Simulating the impact of changing trends in smoking and obesity on productivity of an industrial population: An observational study

Faiyaz A. Bhojani, Shan P. Tsai, Judy K. Wendt, Kim L. Koller

Research output: Contribution to journalArticle

Abstract

Objective: To estimate the impact of trends in smoking and obesity prevalence on productivity loss among petrochemical employees from 1980 to 2009. Methods: Smoking and obesity informations were collected during company physical examinations. Productivity loss was calculated as differential workdays lost between smokers and non-smokers, and obese and normal-weight employees. Results: During 1980-2009, smoking prevalence decreased from 32% to 17%, while obesity prevalence increased from 14% to 42%. In 1982, lost productivity from obesity was an estimated 43 days/100 employees, and for smoking, 65 days/100 employees, but by 1987, workdays lost due to obesity exceeded that attributable to smoking. In 2007, workdays lost from obesity were 3.7 times higher than for smoking. Conclusions: Owing to the increasing trend in obesity, the productivity impact on employers from obesity will continue to rise without effective measures supporting employee efforts to achieve healthy weight through sustainable lifestyle changes.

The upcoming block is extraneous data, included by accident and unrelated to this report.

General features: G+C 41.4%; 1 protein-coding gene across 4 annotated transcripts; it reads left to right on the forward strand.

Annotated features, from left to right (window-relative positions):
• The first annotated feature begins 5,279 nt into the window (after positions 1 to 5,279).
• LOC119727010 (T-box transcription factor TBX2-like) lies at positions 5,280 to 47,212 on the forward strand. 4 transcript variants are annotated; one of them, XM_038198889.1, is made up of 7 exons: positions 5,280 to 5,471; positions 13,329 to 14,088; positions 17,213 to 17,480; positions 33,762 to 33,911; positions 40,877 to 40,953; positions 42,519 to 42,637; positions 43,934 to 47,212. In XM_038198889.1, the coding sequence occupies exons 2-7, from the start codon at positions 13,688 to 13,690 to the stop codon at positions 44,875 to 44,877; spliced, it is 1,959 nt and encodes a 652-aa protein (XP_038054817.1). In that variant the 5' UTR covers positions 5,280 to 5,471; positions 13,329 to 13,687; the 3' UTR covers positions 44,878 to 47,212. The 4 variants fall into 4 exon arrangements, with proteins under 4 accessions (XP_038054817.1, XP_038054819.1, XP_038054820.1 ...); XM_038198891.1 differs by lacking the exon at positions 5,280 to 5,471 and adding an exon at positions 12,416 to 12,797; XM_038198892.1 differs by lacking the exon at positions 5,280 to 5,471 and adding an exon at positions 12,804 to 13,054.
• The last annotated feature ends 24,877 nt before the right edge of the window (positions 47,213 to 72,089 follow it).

Original languageEnglish (US)
Article numbere004788
JournalBMJ Open
Volume4
Issue number4
DOIs
StatePublished - 2014
Externally publishedYes

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Observational Studies
Obesity
Smoking
Population
Weights and Measures
Physical Examination
Life Style

ASJC Scopus subject areas

  • Medicine(all)

Cite this

Simulating the impact of changing trends in smoking and obesity on productivity of an industrial population : An observational study. / Bhojani, Faiyaz A.; Tsai, Shan P.; Wendt, Judy K.; Koller, Kim L.

In: BMJ Open, Vol. 4, No. 4, e004788, 2014.

Research output: Contribution to journalArticle

Bhojani, Faiyaz A. ; Tsai, Shan P. ; Wendt, Judy K. ; Koller, Kim L. / Simulating the impact of changing trends in smoking and obesity on productivity of an industrial population : An observational study. In: BMJ Open. 2014 ; Vol. 4, No. 4.
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